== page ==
Field Guide     Pest Management     White Grubs

White Grubs

CROPS IMPACTED: Turf grass

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Family: Phyllophaga

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About White Grubs

Reproduction and Life Cycle

The white grub has been associated with different beetle types; however, its true adult form is the May (or June) beetle. It takes this beetle 3 years to fully develop. They mate during the evening hours; the females will lay their eggs by dawn. Eggs are laid in the soil 1 to 8 inches below the surface, in clusters of between 15 and 20. If eggs are laid in a wooded area, they will be closer to the surface. In 3 weeks the eggs will hatch. The new larvae immediately begin to feed on plant debris and roots that are available to them. In the fall, larvae will burrow into the soil up to 1.5 meters deep, and will overwinter there until spring. They will then tunnel back up to the surface and continue to feed on plant roots; this is often when the grubs cause the most damage. They will remain larvae for that entire growing season. In the fall, they once again burrow into the ground to overwinter. When they surface the following spring, they continue to feed on roots until early summer, which is when they reach full development as larvae. They then pupate in the soil. This stage takes several weeks to complete. When the adults emerge, they remain in the ground so that they can use it as an overwintering site. When the following spring comes around, they begin to feed and then mate, continuing the cycle.

White Grubs Identification and Habitat

Identification

The adult May beetle can vary between 12 and 25mm in length. They are commonly dark brown to yellow in color, with a tough, shiny outer shell and are rectangular in shape. The larvae are also quite long, usually between 20 and 45mm. As the name states, this grub is white in color and is curved in a C shape. Their heads are brown and have 6 legs near the head. The rear segment of the body appears slightly larger, and is darker because of the transparent wall, showing you the soil inside that the larvae consumed. To help distinguish this larva from other types similar in appearance, look on the underside of the last segment of the abdomen; white grubs will have 2 strips of spines parallel to each other. The pupae are around 22mm long. They are usually either pale yellow or brown. White grub eggs can have a diameter of up to 3mm in length. They resemble the shape of a small sphere and start off white but will continue to grow darker as they mature.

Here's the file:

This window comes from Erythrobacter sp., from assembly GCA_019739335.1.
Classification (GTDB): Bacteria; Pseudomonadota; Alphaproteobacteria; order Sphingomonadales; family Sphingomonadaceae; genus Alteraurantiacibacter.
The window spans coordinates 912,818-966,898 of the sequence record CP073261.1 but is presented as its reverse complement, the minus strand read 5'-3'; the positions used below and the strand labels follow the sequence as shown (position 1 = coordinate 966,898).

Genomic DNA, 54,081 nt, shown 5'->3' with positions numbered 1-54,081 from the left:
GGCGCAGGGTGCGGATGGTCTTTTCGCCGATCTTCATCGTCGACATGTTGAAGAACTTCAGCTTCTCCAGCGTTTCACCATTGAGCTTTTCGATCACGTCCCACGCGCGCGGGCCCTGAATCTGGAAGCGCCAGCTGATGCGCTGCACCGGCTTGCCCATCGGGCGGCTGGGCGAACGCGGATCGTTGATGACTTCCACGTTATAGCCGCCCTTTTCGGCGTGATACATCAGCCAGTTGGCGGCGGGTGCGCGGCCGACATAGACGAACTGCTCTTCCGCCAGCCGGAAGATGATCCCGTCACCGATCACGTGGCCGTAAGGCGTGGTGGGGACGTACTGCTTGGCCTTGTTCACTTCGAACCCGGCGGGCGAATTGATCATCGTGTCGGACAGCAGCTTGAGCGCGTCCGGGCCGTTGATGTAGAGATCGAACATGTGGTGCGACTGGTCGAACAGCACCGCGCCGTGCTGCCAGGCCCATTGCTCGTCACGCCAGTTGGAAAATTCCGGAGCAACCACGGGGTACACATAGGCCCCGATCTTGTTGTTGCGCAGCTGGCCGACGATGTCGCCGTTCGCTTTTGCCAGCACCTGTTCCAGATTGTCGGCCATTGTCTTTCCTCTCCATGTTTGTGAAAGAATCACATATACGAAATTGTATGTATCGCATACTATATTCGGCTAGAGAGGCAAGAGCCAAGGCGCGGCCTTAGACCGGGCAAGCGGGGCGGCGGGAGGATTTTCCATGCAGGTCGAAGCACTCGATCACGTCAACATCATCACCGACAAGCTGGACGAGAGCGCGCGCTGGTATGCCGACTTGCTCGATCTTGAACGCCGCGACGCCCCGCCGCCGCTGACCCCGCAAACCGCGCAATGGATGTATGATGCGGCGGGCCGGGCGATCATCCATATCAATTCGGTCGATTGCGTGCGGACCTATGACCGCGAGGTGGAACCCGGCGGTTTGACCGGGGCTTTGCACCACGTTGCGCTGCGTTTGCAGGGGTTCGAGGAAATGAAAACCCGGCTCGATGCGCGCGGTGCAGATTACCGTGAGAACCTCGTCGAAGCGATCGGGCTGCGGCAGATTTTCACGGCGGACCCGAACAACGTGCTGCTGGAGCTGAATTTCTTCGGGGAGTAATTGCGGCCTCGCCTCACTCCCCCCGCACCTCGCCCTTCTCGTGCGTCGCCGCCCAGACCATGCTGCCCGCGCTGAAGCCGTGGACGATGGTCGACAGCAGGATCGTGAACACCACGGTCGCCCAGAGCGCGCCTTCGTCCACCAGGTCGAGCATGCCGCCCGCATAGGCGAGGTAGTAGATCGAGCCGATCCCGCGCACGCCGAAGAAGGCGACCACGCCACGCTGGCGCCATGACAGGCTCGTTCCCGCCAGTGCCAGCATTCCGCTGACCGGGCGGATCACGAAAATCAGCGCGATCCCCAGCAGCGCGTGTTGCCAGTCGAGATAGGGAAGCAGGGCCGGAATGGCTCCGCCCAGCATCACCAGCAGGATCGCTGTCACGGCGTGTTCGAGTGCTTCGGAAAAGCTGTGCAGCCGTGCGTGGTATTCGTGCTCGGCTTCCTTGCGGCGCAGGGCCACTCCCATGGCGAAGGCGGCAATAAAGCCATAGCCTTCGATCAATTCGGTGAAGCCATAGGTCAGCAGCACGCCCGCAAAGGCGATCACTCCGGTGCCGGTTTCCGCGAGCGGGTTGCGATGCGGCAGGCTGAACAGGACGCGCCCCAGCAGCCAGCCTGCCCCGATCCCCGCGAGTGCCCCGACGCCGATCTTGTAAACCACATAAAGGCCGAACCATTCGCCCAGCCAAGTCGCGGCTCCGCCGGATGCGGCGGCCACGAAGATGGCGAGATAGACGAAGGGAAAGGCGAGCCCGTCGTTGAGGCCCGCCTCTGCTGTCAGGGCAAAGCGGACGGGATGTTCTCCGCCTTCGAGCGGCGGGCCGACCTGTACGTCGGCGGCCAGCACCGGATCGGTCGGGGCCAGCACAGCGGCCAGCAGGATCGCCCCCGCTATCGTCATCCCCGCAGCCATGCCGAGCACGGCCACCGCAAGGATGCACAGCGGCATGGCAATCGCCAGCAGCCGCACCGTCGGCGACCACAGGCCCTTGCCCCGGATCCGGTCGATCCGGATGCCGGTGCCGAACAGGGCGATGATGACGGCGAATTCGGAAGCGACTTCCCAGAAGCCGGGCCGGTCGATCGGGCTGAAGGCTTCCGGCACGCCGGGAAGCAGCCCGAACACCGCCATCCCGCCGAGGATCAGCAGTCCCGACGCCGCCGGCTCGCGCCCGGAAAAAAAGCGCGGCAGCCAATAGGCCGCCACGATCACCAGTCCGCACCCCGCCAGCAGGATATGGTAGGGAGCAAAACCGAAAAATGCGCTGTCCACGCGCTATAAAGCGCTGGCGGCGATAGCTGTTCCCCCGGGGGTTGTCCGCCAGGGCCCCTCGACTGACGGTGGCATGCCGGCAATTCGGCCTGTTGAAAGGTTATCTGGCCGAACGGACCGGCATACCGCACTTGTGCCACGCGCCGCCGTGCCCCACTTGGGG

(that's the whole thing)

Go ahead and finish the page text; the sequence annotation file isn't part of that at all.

Habitat

This pest can be found throughout North America. It will feed on the roots of turf grass, creating spongy sod when infestations are bad. To know whether or not you have an infestation, look if your lawn has dying patches of turf. Damage is witnessed most in the early spring and fall. Another indication of an infestation is a strong presence of moles, crows, or skunks near your turf. While white grubs prefer grass, they have also been known to feed on other plant roots such as weeds, and different types of vegetable plants.

White Grubs Management and Control Methods

Cultural Control

To control white grubs in your fields, you can plow in early fall or late spring as this kills numerous pupae, grubs and adults in the soil. This also helps to expose this pest to natural predators. If you use reduced or no-tillage practices for your crops, this will increase white grub populations. Parasitic wasps such as Pelecinus polyturator Drury, and Tiphiaand Myzinum help control this pest. Also, the fungus Cordyceps, and the bacteria Bacillus popilliae Dutky can kill off larvae, which can be purchased commercially. You can also purchase nematodes, specifically Steinernema carpocapsae. Make sure to handle the nematodes with care as they are a living organism and can be killed if handled roughly, making this control method ineffective. If using nematodes, ensure to keep the treated soil moist to contribute to healthy nematode growth. Note that having satisfactory control of this pest is often dependent on using an integrated management system that includes the use of both cultural and chemical methods.

Chemical Control

To control the white grub chemically, products such as triclorfon (Dylox) the organophosphate or carbaryl (sevin) have shown to be effective against this pest. However, note that carbaryl can be damaging to earthworms and does not have as high of a success rate as triclorfon. Make sure to water the treated soil before and after application, as this will improve its effectiveness. There are also different chemicals you can use as preventative measures against this pest. Chloranthaniliprole (Acelepryn), clothianidin (Arena), imidacloprid (Merit), thiamethoxam (Meridian), or a combination of clothianidin and bifenthrin (Aloft), or imidacloprid and bifenthrin (Allectus) are some good examples. These preventative insecticides should be applied before white grubs hatch from their eggs. The benefit of using preventative measures instead of curative is that for prevention, typically less of the chemical needs to be applied and thus, is more environmentally friendly. Preventative measures should be taken in areas that have been known to have damaging levels of white grubs, or where infestation is likely to occur. For any pesticide you use, always be sure to carefully read all labels for cautions and proper application.

Latin / Alternative White Grubs Names

  • - Scarabaeidae

Sources

http://entnemdept.ufl.edu/creatures/field/white_grub.htm

http://www.ladybug.uconn.edu/WhiteGrubs.htm

http://www2.ca.uky.edu/entomology/entfacts/ef441.asp